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'Pericles': A 'mouldy tale' made fresh

“Pericles” is a rarely produced play, a problematic work that William Shakespeare's colleague Ben Johnson once called a “mouldy tale.” But under the guidance of seasoned director Joseph Haj, the Oregon Shakespeare Festival has pulled dusty “Pericles” off the shelf and turned it into one of the most dynamic and moving productions of the season.

Haj, who also is artistic director of the renowned Guthrie Theater in Minneapolis, says he's always been drawn to “Pericles,” and this is his fourth production of the play. The story of noble prince Pericles and his adventures at sea is a wild globe-trot packed with a creepy king, shipwrecks, princesses, pirates, a brothel, a resurrected bride and more.

“The adventure is thrilling, but the play is also the work of a very mature playwright,” says Haj. “In 'Pericles,' Shakespeare is writing at the height of his gifts.”

Haj says part of the story's appeal is its humanity.

“There's something so human about the story. As fabulous as the events of the play are, and as implausible the plot points, at bottom 'Pericles' is very much the story of a life lived,” he says. “There are sorrows and moments of great beauty and, as in life, we don't necessarily earn those things. In that sense, 'Pericles' is true to life. Only in bad plays do bad things just happen to bad people and good things just happen to good people.”

One aspect of the production that Haj was certain of from the beginning is the relatively spare set.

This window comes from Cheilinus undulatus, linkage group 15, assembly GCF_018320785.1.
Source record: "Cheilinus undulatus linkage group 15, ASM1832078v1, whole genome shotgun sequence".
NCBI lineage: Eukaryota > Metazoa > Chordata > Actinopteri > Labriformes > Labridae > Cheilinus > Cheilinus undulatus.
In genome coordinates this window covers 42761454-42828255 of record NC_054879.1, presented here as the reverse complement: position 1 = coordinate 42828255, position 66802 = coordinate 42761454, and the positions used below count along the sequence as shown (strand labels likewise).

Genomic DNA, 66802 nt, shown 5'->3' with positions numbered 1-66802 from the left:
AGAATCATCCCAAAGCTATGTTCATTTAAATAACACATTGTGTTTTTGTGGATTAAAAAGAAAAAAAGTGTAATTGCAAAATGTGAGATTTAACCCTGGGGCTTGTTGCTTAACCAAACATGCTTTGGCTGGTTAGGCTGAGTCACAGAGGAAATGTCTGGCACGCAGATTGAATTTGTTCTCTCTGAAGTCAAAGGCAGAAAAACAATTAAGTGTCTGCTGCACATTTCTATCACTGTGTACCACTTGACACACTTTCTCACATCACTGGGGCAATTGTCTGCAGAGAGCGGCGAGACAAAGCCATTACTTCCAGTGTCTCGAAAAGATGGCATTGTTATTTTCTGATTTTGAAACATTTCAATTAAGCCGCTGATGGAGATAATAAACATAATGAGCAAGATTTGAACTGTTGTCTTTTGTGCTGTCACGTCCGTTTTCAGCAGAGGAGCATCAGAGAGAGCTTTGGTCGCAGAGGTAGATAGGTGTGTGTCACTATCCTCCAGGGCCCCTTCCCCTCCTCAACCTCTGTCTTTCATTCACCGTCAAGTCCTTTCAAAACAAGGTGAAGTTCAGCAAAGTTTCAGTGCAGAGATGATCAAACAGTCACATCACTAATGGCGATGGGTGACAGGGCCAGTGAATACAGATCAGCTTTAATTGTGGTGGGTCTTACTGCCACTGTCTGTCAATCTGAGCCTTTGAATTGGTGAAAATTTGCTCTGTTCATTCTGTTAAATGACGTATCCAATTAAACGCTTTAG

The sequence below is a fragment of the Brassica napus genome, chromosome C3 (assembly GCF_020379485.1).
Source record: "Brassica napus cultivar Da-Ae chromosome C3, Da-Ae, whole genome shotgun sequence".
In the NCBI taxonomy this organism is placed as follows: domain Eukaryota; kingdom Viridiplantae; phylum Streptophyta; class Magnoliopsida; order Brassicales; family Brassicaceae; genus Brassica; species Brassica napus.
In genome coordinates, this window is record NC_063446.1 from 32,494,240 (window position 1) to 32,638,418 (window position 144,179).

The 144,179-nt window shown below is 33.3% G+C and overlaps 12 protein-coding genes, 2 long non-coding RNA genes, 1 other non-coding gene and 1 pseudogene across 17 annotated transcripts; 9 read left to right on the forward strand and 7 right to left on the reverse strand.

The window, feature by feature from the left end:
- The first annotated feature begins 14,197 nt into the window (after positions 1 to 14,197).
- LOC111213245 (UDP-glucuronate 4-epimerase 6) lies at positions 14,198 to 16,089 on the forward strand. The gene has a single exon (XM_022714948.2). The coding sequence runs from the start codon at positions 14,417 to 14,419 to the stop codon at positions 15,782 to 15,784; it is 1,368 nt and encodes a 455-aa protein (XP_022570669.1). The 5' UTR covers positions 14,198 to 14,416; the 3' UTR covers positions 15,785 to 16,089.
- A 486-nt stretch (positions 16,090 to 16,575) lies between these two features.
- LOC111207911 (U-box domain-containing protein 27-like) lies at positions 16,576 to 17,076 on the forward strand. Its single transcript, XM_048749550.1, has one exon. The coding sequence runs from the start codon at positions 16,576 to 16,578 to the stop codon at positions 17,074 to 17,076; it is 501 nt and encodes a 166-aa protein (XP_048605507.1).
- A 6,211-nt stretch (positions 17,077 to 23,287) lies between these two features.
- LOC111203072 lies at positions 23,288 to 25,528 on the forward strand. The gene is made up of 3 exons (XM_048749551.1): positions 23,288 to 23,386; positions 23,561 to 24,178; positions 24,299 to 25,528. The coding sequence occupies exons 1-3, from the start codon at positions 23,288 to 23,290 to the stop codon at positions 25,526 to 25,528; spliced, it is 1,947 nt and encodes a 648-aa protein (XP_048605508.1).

“I've learned not to over-articulate Pericles' world,” he says. “The story is an adventurous yarn. It goes from one fabulous locale to another, and I knew I wanted a container for the play, a single set without a lot of moving parts, and I left it to the actors to shift the sense of location and characters.”

Haj says the casting emphasizes the dual aspects of human nature that Shakespeare explores in the play.

“The way the play is structured, the characters in the play are lined up like photo-negatives. There's the good father and the bad father, the good wife and the bad wife, the good daughter and the bad daughter,” Haj says. “I thought, how thrilling would it be if we double-cast those with the same actors and have them play both sides.”

Spare sets and clear storytelling may be a hallmark of Haj's work.

“I don't like a lot of furniture, I like for actors and the space to tell a story,” he says, adding that because "Pericles" isn't frequently produced, it's important that it be clear to the audience. “I'm very language-centric. If audiences miss a key point in 'Romeo and Juliet,' for example, they can figure it out because they know the story. But this might be the only production of 'Pericles' they ever see.”

Haj says the process of building the production was quite smooth.

“OSF has an embarrassment of riches in terms of the excellence of all the people involved, from the acting company to stage crew to the running crew to stage management,” he says. “This play was one of the most effortless productions I have ever been a part of. I'm not only pleased with the outcome, I'm pleased with the journey.

“I think that's what the play explores as much as anything else, and in the case of this particular production, it was an excellent journey.”

"Pericles" runs through Nov. 1 in the Thomas Theatre.

Angela Decker is a freelance writer in Ashland and can be reached at decker4@gmail.com.

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Shipwrecked, Pericles (Wayne T. Carr) is adrift at sea. OSF photo by Jenny Graham
Pericles (Wayne T. Carr, left) washes ashore from a shipwreck and is met by a group of fishermen (Michael J. Hume, U. Jonathan Toppo, Cedric Lamar). OSF photo by Jenny Graham